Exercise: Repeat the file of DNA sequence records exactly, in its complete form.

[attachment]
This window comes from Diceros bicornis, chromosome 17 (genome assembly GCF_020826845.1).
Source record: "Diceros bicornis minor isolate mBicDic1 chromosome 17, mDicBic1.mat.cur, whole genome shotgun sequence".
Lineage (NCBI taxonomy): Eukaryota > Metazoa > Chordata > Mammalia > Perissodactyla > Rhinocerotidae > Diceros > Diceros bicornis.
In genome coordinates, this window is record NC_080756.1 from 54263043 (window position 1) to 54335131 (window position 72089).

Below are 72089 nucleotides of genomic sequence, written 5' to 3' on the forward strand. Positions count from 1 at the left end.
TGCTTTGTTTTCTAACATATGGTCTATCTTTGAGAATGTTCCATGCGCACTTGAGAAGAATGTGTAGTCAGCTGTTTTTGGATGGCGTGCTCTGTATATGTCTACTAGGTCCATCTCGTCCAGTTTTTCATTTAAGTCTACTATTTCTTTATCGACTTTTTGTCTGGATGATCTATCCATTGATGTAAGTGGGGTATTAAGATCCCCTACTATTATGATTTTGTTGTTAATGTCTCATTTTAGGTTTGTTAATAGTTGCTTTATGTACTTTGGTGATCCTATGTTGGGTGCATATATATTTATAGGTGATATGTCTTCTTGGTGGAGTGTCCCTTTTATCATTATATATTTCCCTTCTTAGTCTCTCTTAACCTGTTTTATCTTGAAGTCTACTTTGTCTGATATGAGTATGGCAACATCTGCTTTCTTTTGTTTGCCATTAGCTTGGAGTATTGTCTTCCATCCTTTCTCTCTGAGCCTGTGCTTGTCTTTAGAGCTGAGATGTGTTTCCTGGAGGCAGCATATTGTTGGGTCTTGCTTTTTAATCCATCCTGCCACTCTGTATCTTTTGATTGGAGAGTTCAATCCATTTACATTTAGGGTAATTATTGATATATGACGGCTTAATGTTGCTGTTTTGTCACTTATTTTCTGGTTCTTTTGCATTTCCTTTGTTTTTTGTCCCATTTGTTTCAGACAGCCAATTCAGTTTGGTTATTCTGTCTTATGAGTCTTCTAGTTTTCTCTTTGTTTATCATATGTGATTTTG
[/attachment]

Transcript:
This window comes from Diceros bicornis, chromosome 17 (genome assembly GCF_020826845.1).
Source record: "Diceros bicornis minor isolate mBicDic1 chromosome 17, mDicBic1.mat.cur, whole genome shotgun sequence".
Lineage (NCBI taxonomy): Eukaryota > Metazoa > Chordata > Mammalia > Perissodactyla > Rhinocerotidae > Diceros > Diceros bicornis.
In genome coordinates, this window is record NC_080756.1 from 54263043 (window position 1) to 54335131 (window position 72089).

Below are 72089 nucleotides of genomic sequence, written 5' to 3' on the forward strand. Positions count from 1 at the left end.
TGCTTTGTTTTCTAACATATGGTCTATCTTTGAGAATGTTCCATGCGCACTTGAGAAGAATGTGTAGTCAGCTGTTTTTGGATGGCGTGCTCTGTATATGTCTACTAGGTCCATCTCGTCCAGTTTTTCATTTAAGTCTACTATTTCTTTATCGACTTTTTGTCTGGATGATCTATCCATTGATGTAAGTGGGGTATTAAGATCCCCTACTATTATGATTTTGTTGTTAATGTCTCATTTTAGGTTTGTTAATAGTTGCTTTATGTACTTTGGTGATCCTATGTTGGGTGCATATATATTTATAGGTGATATGTCTTCTTGGTGGAGTGTCCCTTTTATCATTATATATTTCCCTTCTTAGTCTCTCTTAACCTGTTTTATCTTGAAGTCTACTTTGTCTGATATGAGTATGGCAACATCTGCTTTCTTTTGTTTGCCATTAGCTTGGAGTATTGTCTTCCATCCTTTCTCTCTGAGCCTGTGCTTGTCTTTAGAGCTGAGATGTGTTTCCTGGAGGCAGCATATTGTTGGGTCTTGCTTTTTAATCCATCCTGCCACTCTGTATCTTTTGATTGGAGAGTTCAATCCATTTACATTTAGGGTAATTATTGATATATGACGGCTTAATGTTGCTGTTTTGTCACTTATTTTCTGGTTCTTTTGCATTTCCTTTGTTTTTTGTCCCATTTGTTTCAGACAGCCAATTCAGTTTGGTTATTCTGTCTTATGAGTCTTCTAGTTTTCTCTTTGTTTATCATATGTGATTTTG